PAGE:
Canada’s Anti-Spam Legislation (CASL) restricts the ability of organizations to send commercial electronic messages without the consent of the recipient.

A critical step in the decision tree is, therefore, to determine what constitutes a “commercial electronic message”. Here’s the definition of a “commercial electronic message” in subsection 1(2) of CASL:

(2) For the purposes of this Act, a commercial electronic message is an electronic message that, having regard to the content of the message, the hyperlinks in the message to content on a website or other database, or the contact information contained in the message, it would be reasonable to conclude has as its purpose, or one of its purposes, to encourage participation in a commercial activity, including an electronic message that

(a) offers to purchase, sell, barter or lease a product, goods, a service, land or an interest or right in land;

(b) offers to provide a business, investment or gaming opportunity;

(c) advertises or promotes anything referred to in paragraph (a) or (b); or

(d) promotes a person, including the public image of a person, as being a person who does anything referred to in any of paragraphs (a) to (c), or who intends to do so.

When designing a compliance policy, care must be taken not to consider the items listed in (a) to (d) as being exhaustive. Instead, the critical part of the definition is the portion that is bolded –that is, “it would be reasonable to conclude [that the message] has as its purpose, or one of its purposes, to encourage participation in a commercial activity”.

“Commercial activity” is broadly, albeit ambiguously defined in subsection 1(1). A commercial activity does not require profit-making or even a profit-making motive. It involves any transaction, act or conduct or regular course of conduct that is of a “commercial character”.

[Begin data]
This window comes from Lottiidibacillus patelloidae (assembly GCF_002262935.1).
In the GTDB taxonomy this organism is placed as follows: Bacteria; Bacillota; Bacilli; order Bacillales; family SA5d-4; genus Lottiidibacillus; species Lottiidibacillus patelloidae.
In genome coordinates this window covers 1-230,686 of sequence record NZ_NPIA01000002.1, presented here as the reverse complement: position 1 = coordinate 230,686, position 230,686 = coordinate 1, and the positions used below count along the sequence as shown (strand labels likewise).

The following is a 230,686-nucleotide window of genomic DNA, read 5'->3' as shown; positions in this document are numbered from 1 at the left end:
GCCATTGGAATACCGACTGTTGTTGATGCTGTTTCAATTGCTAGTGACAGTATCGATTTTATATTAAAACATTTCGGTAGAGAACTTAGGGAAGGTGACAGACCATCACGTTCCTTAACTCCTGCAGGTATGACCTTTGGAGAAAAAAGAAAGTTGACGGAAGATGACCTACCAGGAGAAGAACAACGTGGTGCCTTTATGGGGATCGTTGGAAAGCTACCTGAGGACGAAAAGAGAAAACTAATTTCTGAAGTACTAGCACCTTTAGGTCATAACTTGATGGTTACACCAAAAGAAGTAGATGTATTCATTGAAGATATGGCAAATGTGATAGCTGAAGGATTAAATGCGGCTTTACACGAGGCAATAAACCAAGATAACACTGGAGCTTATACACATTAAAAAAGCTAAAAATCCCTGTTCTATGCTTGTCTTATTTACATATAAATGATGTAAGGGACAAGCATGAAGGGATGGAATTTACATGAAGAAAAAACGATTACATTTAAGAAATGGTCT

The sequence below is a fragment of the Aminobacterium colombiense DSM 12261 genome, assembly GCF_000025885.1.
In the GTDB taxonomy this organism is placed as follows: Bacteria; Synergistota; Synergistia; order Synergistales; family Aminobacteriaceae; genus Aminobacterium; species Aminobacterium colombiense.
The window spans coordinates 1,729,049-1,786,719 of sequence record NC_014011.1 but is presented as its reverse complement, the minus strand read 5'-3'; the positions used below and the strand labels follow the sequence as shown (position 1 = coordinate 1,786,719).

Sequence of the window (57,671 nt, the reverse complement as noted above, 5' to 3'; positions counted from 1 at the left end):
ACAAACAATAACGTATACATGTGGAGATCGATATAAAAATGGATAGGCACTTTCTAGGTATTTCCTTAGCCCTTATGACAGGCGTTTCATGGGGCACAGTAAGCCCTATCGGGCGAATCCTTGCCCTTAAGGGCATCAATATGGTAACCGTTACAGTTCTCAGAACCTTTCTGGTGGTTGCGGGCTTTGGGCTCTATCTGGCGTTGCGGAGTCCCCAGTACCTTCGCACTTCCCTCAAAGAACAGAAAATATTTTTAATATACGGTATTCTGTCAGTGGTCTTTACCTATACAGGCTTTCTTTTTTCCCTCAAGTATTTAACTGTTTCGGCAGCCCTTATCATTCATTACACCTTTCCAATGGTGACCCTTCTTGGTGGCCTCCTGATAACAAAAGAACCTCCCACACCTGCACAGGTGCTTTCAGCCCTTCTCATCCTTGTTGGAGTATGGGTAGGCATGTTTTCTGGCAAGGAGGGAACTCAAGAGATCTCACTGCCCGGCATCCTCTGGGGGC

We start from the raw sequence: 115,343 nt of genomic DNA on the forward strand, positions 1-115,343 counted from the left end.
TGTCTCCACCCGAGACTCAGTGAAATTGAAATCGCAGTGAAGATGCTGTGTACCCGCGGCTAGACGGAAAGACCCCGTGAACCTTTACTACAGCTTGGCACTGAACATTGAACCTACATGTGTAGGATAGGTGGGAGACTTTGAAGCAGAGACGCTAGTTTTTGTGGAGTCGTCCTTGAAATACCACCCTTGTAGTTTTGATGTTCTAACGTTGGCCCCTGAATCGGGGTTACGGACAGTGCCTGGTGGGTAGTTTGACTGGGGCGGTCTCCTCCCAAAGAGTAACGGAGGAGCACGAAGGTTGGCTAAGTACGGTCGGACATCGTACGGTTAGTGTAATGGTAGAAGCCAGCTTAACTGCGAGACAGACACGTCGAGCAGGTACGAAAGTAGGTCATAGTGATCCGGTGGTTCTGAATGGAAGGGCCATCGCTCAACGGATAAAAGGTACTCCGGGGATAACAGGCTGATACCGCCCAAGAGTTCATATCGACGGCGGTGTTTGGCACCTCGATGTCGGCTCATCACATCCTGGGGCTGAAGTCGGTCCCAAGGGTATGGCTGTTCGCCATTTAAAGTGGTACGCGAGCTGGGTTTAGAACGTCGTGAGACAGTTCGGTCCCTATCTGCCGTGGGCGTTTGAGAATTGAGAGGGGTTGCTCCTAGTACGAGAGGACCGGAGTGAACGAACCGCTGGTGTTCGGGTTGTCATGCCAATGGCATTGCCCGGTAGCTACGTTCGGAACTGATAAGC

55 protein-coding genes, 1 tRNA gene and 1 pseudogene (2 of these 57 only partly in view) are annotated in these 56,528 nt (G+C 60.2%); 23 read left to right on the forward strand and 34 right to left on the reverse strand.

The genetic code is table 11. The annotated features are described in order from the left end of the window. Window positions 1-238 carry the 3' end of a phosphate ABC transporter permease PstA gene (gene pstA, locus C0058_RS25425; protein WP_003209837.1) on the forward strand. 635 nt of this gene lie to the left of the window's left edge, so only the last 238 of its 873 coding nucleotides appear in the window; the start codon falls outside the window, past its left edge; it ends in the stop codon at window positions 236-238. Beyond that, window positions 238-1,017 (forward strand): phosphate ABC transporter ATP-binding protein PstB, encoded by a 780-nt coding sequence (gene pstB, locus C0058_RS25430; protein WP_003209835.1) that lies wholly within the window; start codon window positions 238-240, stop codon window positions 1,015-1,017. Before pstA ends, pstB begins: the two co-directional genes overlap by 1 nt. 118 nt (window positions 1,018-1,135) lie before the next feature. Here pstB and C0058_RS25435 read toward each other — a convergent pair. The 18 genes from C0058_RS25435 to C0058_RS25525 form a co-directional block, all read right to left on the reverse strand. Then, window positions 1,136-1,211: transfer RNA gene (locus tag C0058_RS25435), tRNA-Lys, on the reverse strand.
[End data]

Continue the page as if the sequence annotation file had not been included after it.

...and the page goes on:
The difficulty for organizations, particularly non-profit organizations, is that determining what is of a “commercial character” is not straightforward. Indeed, this seems to be acknowledged by the need to expressly exclude such activities as law enforcement, public safety, the protection of Canada and the conduct of international affairs or the defence of Canada.

Historically, Canadian courts have interpreted “commerce” as any activity involving the exchange for money, or by barter, of products. The debate has been whether a one-off transaction would be considered commerce. CASL seems to suggest that even a one-off transaction could be commerce, given the reference to a “particular” transaction, act or conduct. In the context of CASL, any electronic message that “encourages participation” in a commercial activity will be a CEM.

If a broad scope is given to the meaning of “commercial character”, the definition may sweep in many types of messages that would not be commonly understood as such. For many organizations, branding is critical. Emails will frequently include at least some form of information to invite the reader to visit a website for a hyper-link or announce or promote a product or service. Once CASL comes into force, it will be important for organizations to have strict controls over the content of electronic messages and approvals for content. Choices may need to be made between promotional “add-ons” and ensuring consent is obtained or the organization has a viable exception to consent.